Virgin Galactic unveils new spaceport mission control
Virgin Galactic showed off its updated Spaceport America on Thursday. The taxpayer-funded facility, located in a remote part of the New Mexico desert, will serve as the headquarters for running the company’s commercial space operations.
The interior will connect customers with every aspect of the space tourism experience, including windows that provide views of the hangars, vehicles and mission control monitors. There is also a preparation area for pilots and a lounge for passengers and their family members, all designed to fit the theme of the facility’s southwestern desert location.
The control center is “primarily focused on spaceflight operations, which also incorporates communal spaces designed for use in the future by Virgin Galactic customers, along with their friends and families,” the company said in a statement.
It is all aimed at creating what Virgin officials call an “unparalleled experience” as customers prepare for the trip to space.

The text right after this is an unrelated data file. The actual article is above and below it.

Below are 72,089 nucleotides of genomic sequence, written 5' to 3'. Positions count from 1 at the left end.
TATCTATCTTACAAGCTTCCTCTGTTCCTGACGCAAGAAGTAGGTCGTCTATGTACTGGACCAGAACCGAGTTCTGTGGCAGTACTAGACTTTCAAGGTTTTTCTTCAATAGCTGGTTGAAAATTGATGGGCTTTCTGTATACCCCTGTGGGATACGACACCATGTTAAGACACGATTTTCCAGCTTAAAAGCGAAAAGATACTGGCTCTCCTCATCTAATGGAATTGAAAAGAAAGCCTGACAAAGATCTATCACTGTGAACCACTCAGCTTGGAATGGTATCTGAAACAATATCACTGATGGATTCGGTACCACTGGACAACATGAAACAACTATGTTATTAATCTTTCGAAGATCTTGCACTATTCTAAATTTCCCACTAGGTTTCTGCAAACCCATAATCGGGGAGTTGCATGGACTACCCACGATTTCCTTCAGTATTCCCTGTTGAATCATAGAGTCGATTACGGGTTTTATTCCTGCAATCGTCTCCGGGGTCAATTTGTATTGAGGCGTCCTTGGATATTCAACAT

Waiting for space tourism
Virgin Galactic’s billionaire owner Richard Branson first “opened” Spaceport America in 2008. More than 600 people have since signed up to become space tourists, including several Hollywood celebrities, at a cost of $250,000 a ticket.
Customers are offered the opportunity for a few minutes in space. They will be able to float through the cabin and see the curvature of the earth through large windows.
It’s still not clear when first flights will begin, however. More test flights are needed, and the project had a major setback in 2014, when a Virgin Galactic co-pilot was killed in an accident.
From Earth to the final frontier, and back
Virgin’s rocket ship, which has reached suborbital space twice, is released at high altitude from a carrier plane. It then shoots into space at three times the speed of sound before gliding back to Earth.
“We were the first company to fly a commercial space ship to space with somebody in the back who was not a pilot — first time that somebody like that has been able to get out of their seats and float around the cabin,” said Virgin Galactic CEO George Whitesides. “So it’s happening. We have a bit more work to do before we get to commercial service.”